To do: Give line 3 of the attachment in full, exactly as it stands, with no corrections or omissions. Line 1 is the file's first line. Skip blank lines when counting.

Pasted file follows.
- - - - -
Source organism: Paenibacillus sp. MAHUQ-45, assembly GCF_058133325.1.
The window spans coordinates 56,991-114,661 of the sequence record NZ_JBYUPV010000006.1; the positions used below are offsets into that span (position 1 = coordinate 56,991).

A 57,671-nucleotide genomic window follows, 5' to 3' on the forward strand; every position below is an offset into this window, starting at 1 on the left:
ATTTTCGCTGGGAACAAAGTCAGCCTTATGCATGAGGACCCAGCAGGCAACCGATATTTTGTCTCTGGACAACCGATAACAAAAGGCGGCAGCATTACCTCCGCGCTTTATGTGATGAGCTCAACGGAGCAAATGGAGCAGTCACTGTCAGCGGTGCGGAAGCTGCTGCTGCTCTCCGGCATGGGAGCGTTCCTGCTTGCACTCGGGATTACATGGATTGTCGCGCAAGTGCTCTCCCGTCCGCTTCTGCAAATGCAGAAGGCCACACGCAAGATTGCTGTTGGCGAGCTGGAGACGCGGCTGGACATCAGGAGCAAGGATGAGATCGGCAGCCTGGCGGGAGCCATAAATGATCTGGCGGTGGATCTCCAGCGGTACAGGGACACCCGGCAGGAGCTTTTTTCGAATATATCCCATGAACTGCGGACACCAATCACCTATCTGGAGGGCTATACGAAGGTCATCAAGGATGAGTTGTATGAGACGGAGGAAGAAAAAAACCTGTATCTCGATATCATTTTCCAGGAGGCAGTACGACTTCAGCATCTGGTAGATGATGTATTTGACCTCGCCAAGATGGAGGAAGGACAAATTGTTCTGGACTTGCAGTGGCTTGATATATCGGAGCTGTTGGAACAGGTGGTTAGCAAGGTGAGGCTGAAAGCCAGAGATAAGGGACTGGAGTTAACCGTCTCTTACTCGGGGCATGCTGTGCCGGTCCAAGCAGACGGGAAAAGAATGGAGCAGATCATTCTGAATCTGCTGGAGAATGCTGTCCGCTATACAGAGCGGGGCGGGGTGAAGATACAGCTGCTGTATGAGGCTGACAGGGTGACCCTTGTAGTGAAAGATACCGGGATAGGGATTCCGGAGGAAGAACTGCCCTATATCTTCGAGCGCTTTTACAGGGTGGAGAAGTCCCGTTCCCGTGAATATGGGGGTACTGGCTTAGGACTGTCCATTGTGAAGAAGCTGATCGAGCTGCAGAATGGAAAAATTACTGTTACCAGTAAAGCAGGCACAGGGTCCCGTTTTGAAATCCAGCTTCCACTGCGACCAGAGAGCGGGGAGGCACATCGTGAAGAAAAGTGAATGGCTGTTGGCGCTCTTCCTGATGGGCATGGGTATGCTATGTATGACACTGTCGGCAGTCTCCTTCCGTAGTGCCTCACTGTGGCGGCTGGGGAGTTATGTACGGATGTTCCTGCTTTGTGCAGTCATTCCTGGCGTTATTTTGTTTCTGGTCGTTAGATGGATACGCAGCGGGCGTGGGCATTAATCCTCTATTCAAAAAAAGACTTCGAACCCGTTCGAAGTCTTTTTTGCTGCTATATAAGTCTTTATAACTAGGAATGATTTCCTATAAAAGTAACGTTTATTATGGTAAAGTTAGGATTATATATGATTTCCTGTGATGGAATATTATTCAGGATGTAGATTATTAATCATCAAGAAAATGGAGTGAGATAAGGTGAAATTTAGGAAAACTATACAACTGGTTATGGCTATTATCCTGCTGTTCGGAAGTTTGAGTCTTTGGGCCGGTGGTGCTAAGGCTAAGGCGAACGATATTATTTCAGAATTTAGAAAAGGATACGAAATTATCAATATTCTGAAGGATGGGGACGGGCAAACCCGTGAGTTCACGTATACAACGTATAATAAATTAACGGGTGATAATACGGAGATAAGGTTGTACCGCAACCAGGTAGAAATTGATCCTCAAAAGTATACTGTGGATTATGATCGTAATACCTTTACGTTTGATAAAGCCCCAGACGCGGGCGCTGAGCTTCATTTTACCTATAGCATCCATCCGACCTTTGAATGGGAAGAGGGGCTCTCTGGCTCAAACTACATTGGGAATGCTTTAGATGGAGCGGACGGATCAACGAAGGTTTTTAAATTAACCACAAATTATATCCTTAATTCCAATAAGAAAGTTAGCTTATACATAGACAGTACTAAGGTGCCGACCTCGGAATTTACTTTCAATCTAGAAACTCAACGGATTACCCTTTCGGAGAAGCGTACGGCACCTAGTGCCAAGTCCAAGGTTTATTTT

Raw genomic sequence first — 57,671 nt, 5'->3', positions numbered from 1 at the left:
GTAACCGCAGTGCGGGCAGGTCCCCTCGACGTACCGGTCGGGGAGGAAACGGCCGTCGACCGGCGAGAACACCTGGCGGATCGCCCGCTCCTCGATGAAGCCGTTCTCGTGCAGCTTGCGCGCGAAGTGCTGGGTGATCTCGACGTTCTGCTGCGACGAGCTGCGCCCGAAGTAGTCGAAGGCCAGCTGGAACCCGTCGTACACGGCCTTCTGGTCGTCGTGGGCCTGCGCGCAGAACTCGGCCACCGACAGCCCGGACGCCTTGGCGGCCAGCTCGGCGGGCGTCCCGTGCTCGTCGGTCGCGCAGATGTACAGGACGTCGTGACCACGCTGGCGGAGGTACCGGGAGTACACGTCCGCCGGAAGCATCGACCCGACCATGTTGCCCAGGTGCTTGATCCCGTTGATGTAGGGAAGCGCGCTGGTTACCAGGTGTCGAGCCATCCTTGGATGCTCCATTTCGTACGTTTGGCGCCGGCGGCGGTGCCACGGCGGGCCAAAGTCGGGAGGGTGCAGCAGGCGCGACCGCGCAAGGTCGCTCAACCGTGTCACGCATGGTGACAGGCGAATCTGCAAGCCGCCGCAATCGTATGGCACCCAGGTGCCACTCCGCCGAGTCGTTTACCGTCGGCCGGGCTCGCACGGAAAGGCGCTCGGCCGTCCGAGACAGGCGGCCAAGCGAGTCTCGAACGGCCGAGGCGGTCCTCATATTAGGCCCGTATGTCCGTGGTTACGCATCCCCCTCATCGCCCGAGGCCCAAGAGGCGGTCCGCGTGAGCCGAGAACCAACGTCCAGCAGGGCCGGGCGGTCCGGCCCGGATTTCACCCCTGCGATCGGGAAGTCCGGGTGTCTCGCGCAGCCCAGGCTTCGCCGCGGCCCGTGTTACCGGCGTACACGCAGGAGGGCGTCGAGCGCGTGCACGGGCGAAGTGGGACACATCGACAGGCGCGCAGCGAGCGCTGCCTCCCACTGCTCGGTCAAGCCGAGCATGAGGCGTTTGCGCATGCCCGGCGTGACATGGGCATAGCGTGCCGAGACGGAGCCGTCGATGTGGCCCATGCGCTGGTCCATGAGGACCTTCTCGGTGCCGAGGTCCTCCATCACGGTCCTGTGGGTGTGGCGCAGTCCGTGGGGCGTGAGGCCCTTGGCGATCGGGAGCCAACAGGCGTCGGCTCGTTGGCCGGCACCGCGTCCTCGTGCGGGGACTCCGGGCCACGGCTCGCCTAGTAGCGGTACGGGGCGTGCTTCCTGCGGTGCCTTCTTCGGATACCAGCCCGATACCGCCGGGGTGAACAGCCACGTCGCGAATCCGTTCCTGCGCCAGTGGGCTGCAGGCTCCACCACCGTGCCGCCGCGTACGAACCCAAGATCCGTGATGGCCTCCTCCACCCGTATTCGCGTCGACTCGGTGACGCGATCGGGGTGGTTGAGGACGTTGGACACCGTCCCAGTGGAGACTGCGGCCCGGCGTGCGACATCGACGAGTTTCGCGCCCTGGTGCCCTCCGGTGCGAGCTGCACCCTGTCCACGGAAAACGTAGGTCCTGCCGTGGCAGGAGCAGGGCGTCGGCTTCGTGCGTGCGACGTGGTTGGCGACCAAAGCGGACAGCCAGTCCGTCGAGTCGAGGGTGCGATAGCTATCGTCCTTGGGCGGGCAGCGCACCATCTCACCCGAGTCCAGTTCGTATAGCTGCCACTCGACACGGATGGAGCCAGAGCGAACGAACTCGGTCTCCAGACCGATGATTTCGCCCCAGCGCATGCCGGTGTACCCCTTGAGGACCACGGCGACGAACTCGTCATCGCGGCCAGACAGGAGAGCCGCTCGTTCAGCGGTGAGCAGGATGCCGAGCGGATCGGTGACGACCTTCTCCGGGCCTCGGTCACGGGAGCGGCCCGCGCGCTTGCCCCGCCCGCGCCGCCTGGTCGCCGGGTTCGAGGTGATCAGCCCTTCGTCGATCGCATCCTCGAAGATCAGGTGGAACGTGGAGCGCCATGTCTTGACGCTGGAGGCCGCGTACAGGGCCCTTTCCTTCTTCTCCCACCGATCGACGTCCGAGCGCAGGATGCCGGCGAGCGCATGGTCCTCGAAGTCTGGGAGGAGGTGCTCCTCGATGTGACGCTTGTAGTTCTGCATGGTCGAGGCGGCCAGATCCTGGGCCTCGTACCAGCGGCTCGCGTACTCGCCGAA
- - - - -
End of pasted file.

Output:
A 57,671-nucleotide genomic window follows, 5' to 3' on the forward strand; every position below is an offset into this window, starting at 1 on the left: